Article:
Fulton County DA Says ‘No Federal Authority to Protect’ Meadows in Trump Case

Catherine Yang
By Catherine Yang
September 26, 2023Trump Indictment
Fulton County DA Says ‘No Federal Authority to Protect’ Meadows in Trump Case
White House chief of staff Mark Meadows speaks during a news briefing in the James Brady Press Briefing Room of the White House in Washington on July 31, 2020. (Alex Wong/Getty Images)

Fulton County District Attorney Fani Willis’s office said former White House Chief of Staff Mark Meadows’s actions during the 2020 elections constituted “federal meddling” not protected by the Constitution, in a response to Mr. Meadows’s appeal, filed just before midnight on Monday.

“Federal officer removal … is designed to protect federal authority, but in this case, there is no federal authority to protect,” the filing reads. “Appellant and his codefendants engaged in activities designed to accomplish federal meddling in matters of state authority.”

Mr. Meadows was charged alongside former President Donald Trump and 17 others. A grand jury handed up a 98-page, 41-count indictment, alleging all 19 defendants violated Georgia’s Racketeer Influenced and Corrupt Organizations (RICO) Act in their challenge of the Georgia 2020 election results.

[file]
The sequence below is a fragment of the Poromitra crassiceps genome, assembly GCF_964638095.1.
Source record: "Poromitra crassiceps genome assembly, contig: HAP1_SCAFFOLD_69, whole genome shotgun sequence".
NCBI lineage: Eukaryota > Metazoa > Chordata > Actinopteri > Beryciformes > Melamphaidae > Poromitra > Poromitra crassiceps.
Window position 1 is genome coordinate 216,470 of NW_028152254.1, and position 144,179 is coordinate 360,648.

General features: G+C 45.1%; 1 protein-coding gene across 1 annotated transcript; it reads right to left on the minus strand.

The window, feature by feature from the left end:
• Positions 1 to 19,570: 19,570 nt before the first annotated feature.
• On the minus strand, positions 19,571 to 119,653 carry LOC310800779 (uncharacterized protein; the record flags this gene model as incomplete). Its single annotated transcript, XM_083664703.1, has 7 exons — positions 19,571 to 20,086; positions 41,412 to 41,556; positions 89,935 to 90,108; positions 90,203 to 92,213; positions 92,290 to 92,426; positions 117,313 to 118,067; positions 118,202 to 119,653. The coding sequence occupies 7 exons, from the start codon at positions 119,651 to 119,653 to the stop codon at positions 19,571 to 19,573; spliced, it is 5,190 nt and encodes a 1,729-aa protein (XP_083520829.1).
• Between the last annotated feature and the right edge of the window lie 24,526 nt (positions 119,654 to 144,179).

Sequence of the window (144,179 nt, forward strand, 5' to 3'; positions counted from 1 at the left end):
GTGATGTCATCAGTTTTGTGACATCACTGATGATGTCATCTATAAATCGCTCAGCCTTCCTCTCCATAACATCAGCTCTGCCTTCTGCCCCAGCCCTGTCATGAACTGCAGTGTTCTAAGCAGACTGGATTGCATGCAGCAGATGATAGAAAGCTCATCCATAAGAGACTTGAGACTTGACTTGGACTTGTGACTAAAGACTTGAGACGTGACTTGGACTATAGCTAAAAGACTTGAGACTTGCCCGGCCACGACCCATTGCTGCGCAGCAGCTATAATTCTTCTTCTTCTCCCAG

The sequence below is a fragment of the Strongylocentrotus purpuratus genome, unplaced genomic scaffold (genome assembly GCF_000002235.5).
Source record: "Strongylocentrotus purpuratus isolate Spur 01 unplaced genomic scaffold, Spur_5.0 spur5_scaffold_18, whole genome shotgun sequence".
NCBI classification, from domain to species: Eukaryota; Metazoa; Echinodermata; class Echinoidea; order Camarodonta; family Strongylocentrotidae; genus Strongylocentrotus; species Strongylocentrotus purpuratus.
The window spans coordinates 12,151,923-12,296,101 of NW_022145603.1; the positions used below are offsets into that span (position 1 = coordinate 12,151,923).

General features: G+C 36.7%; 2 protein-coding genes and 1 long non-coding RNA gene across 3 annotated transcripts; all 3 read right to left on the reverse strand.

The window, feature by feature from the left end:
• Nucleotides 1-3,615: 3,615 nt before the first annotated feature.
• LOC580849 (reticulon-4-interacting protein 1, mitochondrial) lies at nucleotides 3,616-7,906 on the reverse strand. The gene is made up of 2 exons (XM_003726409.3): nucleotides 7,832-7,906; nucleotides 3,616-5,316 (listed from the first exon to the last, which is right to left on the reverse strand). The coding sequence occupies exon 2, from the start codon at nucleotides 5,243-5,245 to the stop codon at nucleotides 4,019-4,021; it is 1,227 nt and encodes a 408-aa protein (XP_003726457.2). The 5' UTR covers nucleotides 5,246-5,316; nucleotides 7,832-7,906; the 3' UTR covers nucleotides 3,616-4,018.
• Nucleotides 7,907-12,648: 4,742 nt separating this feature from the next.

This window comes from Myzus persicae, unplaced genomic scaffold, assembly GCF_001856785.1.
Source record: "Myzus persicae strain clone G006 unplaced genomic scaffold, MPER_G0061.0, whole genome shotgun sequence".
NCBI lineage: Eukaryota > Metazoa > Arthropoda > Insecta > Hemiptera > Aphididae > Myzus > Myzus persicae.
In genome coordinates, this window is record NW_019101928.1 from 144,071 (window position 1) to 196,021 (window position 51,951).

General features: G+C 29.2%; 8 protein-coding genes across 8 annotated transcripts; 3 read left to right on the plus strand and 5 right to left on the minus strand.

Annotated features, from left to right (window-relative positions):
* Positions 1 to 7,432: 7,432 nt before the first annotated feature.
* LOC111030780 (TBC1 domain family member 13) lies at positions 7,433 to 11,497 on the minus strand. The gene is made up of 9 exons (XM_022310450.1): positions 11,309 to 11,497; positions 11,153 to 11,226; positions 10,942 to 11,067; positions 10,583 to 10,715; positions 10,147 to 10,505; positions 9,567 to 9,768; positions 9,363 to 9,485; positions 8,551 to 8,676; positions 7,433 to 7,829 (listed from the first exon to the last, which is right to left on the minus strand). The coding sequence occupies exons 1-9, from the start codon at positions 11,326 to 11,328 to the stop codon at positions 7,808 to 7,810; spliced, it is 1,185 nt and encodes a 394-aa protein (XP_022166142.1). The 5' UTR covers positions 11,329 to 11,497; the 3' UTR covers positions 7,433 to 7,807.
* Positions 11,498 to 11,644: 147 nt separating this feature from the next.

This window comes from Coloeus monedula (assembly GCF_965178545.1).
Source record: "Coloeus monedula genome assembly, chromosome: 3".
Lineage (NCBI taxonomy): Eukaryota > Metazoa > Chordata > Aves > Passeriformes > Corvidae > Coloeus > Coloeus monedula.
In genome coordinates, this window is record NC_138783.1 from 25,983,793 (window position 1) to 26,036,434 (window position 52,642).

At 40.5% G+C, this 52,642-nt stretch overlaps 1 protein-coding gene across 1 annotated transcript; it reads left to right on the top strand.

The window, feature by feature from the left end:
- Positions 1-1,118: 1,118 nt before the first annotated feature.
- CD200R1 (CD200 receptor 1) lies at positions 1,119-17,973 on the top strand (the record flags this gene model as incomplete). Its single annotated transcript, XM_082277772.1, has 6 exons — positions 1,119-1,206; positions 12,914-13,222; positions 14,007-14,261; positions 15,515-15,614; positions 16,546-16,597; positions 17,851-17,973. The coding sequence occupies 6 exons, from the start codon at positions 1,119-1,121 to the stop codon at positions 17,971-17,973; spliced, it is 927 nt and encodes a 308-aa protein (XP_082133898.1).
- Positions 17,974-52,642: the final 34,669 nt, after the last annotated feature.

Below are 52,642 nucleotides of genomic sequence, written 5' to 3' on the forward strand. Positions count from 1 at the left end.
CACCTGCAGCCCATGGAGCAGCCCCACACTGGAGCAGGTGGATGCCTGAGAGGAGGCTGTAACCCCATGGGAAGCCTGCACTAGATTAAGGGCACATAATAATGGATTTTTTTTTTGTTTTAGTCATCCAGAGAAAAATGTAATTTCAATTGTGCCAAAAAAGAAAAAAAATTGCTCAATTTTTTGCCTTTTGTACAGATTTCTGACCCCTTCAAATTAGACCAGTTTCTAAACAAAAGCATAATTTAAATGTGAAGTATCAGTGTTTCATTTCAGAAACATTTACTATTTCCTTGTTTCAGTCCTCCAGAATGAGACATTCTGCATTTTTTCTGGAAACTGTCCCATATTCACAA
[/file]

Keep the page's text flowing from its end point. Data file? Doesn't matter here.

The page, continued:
Mr. Meadows was the first to try to move his case to federal court, but after an all-day hearing, a federal judge moved the case back to state court, noting that some of the actions in the indictment were taken by Mr. Meadows as a federal officer, and some were not.

Four co-defendants seeking removal have also had their evidentiary hearings in federal court, pending a decision. Mr. Meadows has since appealed in the 11th Circuit and is awaiting a hearing.

On Monday, Ms. Willis’s office opposed Mr. Meadows’s appeal in a filing, as did several legal scholars, former federal prosecutors, and judges in two amici briefs.

Ms. Willis argued that Mr. Meadows already “failed to meet his low burden” in federal court and there is no basis for removal. The prosecutors argue, as they did previously, that Mr. Meadows “knowingly and willfully joined a conspiracy to unlawfully change the outcome of the 2020 presidential election.”

In addition to the RICO violation, Mr. Meadows was charged with “solicitation of violation of oath by public officer” for his role in setting up the now widely publicized phone call between President Trump and Georgia Secretary of State Brad Raffensperger. However, the indictment lists several more actions undertaken by Mr. Meadows, such as setting up meetings and asking after elections investigations on behalf of President Trump, as acts to further a conspiracy.

During the lengthy hearing on Aug. 28, Mr. Meadows took the witness stand himself to testify at length. Ms. Willis argued in the new response that Mr. Meadows admitted to engaging in campaign activity outside his federal role “time and again.”

“If I were working for the campaign, that would not be my role as Chief of Staff,” he testified.

Ms. Willis argued that he admitted that both President Trump and Mr. Meadows shared “personal and political interests” in President Trump winning reelection and that he undertook several actions “to avoid being yelled at by his boss.”